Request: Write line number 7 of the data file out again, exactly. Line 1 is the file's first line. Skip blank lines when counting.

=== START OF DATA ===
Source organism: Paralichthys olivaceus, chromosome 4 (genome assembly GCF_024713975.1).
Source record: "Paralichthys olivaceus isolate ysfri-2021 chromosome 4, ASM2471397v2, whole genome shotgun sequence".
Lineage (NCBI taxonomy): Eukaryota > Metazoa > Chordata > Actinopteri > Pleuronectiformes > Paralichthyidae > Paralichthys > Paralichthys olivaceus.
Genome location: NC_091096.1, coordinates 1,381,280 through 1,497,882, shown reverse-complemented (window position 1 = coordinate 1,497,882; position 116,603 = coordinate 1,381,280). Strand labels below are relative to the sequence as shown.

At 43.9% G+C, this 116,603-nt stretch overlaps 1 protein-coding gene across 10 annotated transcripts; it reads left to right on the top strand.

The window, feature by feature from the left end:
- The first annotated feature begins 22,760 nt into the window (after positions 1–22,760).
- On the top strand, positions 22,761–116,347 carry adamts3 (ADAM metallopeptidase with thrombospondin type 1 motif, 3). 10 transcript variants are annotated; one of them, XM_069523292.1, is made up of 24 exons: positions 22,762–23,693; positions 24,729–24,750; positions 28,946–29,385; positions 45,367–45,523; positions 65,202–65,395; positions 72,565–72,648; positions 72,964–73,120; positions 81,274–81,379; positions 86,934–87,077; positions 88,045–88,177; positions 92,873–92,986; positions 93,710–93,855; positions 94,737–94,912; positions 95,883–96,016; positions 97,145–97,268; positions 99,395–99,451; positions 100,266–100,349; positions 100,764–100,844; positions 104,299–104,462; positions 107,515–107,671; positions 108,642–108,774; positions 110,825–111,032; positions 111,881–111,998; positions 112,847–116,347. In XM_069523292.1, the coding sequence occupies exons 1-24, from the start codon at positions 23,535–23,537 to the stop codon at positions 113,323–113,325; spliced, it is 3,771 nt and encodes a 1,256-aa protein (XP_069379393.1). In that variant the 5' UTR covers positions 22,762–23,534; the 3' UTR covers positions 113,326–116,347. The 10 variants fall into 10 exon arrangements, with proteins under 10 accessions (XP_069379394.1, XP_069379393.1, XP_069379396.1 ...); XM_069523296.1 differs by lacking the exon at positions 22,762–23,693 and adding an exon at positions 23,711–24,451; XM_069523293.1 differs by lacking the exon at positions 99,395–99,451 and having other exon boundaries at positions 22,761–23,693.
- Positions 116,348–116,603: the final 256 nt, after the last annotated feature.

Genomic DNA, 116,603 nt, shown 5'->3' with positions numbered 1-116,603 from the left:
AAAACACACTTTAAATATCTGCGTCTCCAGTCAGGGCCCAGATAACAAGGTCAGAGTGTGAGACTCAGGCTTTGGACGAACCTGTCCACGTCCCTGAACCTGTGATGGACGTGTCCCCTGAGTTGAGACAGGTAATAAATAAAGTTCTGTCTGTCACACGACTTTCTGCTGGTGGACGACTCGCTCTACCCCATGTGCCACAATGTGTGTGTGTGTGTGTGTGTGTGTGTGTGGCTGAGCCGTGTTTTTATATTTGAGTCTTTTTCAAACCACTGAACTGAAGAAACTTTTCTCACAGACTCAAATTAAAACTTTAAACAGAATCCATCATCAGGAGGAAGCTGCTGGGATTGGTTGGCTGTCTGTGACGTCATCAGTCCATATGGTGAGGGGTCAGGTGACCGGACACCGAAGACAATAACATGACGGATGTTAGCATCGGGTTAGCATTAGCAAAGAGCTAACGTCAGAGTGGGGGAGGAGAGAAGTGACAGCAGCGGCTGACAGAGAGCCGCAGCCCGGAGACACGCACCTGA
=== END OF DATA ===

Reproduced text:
- The first annotated feature begins 22,760 nt into the window (after positions 1–22,760).